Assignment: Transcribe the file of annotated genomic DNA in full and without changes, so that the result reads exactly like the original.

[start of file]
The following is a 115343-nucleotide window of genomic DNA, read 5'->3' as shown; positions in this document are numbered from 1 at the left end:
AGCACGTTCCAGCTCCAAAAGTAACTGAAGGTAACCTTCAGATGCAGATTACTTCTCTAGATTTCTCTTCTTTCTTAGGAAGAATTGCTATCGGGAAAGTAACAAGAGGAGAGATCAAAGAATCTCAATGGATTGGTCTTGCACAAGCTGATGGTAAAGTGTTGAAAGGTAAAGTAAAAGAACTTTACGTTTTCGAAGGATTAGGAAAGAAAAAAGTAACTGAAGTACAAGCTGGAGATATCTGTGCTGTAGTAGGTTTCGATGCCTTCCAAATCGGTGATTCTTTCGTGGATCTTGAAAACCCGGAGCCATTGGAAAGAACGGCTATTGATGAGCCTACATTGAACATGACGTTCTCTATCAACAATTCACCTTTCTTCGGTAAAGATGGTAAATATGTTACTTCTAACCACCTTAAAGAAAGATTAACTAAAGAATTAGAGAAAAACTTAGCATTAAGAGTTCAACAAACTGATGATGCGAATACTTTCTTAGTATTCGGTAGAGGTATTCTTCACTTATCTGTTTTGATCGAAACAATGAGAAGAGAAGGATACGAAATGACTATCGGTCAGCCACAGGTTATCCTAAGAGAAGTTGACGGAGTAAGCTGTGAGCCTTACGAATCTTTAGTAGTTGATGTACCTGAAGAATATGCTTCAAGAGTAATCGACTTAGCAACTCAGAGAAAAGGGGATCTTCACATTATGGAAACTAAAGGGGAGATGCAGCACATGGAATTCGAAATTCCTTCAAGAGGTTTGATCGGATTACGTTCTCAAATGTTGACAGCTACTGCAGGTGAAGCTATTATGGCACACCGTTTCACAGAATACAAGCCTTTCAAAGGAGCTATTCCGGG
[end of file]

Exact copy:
The following is a 115343-nucleotide window of genomic DNA, read 5'->3' as shown; positions in this document are numbered from 1 at the left end:
AGCACGTTCCAGCTCCAAAAGTAACTGAAGGTAACCTTCAGATGCAGATTACTTCTCTAGATTTCTCTTCTTTCTTAGGAAGAATTGCTATCGGGAAAGTAACAAGAGGAGAGATCAAAGAATCTCAATGGATTGGTCTTGCACAAGCTGATGGTAAAGTGTTGAAAGGTAAAGTAAAAGAACTTTACGTTTTCGAAGGATTAGGAAAGAAAAAAGTAACTGAAGTACAAGCTGGAGATATCTGTGCTGTAGTAGGTTTCGATGCCTTCCAAATCGGTGATTCTTTCGTGGATCTTGAAAACCCGGAGCCATTGGAAAGAACGGCTATTGATGAGCCTACATTGAACATGACGTTCTCTATCAACAATTCACCTTTCTTCGGTAAAGATGGTAAATATGTTACTTCTAACCACCTTAAAGAAAGATTAACTAAAGAATTAGAGAAAAACTTAGCATTAAGAGTTCAACAAACTGATGATGCGAATACTTTCTTAGTATTCGGTAGAGGTATTCTTCACTTATCTGTTTTGATCGAAACAATGAGAAGAGAAGGATACGAAATGACTATCGGTCAGCCACAGGTTATCCTAAGAGAAGTTGACGGAGTAAGCTGTGAGCCTTACGAATCTTTAGTAGTTGATGTACCTGAAGAATATGCTTCAAGAGTAATCGACTTAGCAACTCAGAGAAAAGGGGATCTTCACATTATGGAAACTAAAGGGGAGATGCAGCACATGGAATTCGAAATTCCTTCAAGAGGTTTGATCGGATTACGTTCTCAAATGTTGACAGCTACTGCAGGTGAAGCTATTATGGCACACCGTTTCACAGAATACAAGCCTTTCAAAGGAGCTATTCCGGG